My favorite moment in the entire tragicomic saga of the Nazi-era "Deutsche Physik" movement was this: Heinrich Himmler was a grade school friend of Germany's greatest quantum and particle physicist, Werner Heisenberg. Yes, that Heisenberg.
So, Heisenberg's Mom called Himmler's Mom on the telephone and politely but firmly asked if she would please tell her son to leave Heisenberg alone! Not bad from someone that, because of his concern for his nation's loss of talented scientists, was labeled a "White Jew" that ought to be made to "disappear."
"Aryan Physics" was a movement in Germany to create a muscular breed of physics that eliminated the "Jewish" influence of Albert Einstein and his paradigm-shifting work with relativity. The thing I find shocking about all this is that it began with old-guard, reactionary old scientists that were outraged by Einstein's theory of relativity and quantum mechanics (in other words, what today we'd call modern physics), paradigm shifters that did away with many darling and pet theories, like the Luminferous Aether, that many old-guard scientists were outraged by in a way that mirrors old geologists of the 1960s opposed to plate tectonics and continental drift. Quantum Mechanics, in particular, was a theory less than a decade old that explained that within an atom, the laws of classical physics don't apply but their behavior can only be described with probabilities.
Under the Nazis, old guard physicists found an ally, because science could play into the sort of political tropes the Nazis liked. The effect was astounding: out of the 26 known German nuclear physicists, almost half left Germany and defected. Many were Jewish, as under Nazi laws Jews were forbidden from holding posts in Higher Education, a position that echoes the paranoid, conspiratorial fears of anti-intellectuals on the right, who see centers of learning as hives of indoctrination. At the risk of Godwinning myself and thus failing the internet, the parallels just write themselves.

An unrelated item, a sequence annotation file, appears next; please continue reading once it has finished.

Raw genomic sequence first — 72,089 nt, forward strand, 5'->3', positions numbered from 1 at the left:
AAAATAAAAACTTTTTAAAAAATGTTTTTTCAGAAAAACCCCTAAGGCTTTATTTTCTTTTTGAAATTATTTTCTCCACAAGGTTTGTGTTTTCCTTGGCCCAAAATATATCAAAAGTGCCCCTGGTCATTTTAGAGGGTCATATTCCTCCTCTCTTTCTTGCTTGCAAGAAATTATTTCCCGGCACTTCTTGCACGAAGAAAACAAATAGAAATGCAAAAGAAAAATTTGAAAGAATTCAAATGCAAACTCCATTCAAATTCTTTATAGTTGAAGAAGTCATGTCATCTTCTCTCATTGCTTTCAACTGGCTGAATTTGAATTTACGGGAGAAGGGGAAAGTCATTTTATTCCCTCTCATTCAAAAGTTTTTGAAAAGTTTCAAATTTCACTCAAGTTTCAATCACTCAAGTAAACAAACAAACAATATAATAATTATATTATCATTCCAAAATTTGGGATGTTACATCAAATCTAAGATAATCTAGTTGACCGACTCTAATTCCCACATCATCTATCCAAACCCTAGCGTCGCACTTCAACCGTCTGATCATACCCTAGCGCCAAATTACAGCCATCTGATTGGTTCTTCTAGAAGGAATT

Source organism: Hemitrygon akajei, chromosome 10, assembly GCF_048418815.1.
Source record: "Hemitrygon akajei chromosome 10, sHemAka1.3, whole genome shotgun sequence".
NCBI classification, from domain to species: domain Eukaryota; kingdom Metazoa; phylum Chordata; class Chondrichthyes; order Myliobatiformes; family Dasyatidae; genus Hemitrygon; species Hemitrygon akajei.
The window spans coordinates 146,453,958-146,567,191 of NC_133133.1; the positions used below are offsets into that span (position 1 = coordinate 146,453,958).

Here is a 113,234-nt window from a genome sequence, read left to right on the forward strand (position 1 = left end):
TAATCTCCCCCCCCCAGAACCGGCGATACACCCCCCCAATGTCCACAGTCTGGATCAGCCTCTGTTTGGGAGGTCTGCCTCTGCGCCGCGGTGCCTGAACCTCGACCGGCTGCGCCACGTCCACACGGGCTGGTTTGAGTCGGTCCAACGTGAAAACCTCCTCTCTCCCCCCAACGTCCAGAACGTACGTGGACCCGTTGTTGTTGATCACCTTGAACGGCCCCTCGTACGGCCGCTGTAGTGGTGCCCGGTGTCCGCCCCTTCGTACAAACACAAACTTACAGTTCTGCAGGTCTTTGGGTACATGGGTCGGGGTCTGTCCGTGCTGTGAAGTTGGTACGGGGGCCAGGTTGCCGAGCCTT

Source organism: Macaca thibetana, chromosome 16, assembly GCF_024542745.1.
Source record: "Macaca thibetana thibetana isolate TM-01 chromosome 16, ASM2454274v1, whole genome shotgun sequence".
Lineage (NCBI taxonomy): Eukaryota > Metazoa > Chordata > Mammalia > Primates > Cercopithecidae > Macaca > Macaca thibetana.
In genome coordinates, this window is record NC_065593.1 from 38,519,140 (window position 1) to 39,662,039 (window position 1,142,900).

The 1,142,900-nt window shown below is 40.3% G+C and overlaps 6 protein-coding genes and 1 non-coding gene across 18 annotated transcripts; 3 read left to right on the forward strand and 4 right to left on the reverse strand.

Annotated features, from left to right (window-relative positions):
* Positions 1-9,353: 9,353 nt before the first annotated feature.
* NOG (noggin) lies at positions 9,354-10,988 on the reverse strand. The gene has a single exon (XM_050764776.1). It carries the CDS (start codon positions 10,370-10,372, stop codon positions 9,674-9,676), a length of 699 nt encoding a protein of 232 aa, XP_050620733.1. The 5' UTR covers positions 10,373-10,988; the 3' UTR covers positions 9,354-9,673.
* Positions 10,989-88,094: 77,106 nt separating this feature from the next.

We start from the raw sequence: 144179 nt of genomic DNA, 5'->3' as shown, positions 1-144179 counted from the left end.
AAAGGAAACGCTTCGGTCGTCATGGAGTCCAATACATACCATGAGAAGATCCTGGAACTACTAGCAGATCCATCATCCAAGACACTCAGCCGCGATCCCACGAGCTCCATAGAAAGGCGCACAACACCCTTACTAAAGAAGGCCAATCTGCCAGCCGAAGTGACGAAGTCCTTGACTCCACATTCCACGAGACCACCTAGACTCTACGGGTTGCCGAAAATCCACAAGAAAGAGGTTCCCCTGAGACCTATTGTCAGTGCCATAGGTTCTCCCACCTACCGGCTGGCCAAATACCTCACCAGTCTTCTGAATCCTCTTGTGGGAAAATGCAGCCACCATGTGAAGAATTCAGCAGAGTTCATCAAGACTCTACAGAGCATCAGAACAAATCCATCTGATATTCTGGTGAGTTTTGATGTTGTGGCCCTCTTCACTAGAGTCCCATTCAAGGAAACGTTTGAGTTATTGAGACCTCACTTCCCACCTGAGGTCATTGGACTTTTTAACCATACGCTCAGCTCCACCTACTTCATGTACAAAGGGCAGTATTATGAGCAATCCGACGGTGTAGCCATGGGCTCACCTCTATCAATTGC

The American Operation: Paperclip, as well as the Soviet efforts to recruit disenfranchised German scientists, meant that Germany's loss was ultimately the Manhattan Project's gain. Otto Robert Frisch, for instance, was a Jewish refugee that after leaving Germany calculated the exact amount of Uranium needed to reach critical mass.
In the end of course, the Nazis eventually came around and realized they scared away an entire generation by putting political loyalty and ideology over the independent conclusions of science, but the damage was done: they suffered a colossal brain drain that cost them the atomic bomb.
Suddenly, the necessity for tenure becomes clearer: part of the reason it exists is that the only environment that honest science can be practiced is one with academic freedom and the ability to reach conclusions that are occasionally inconvenient to government and industry alike.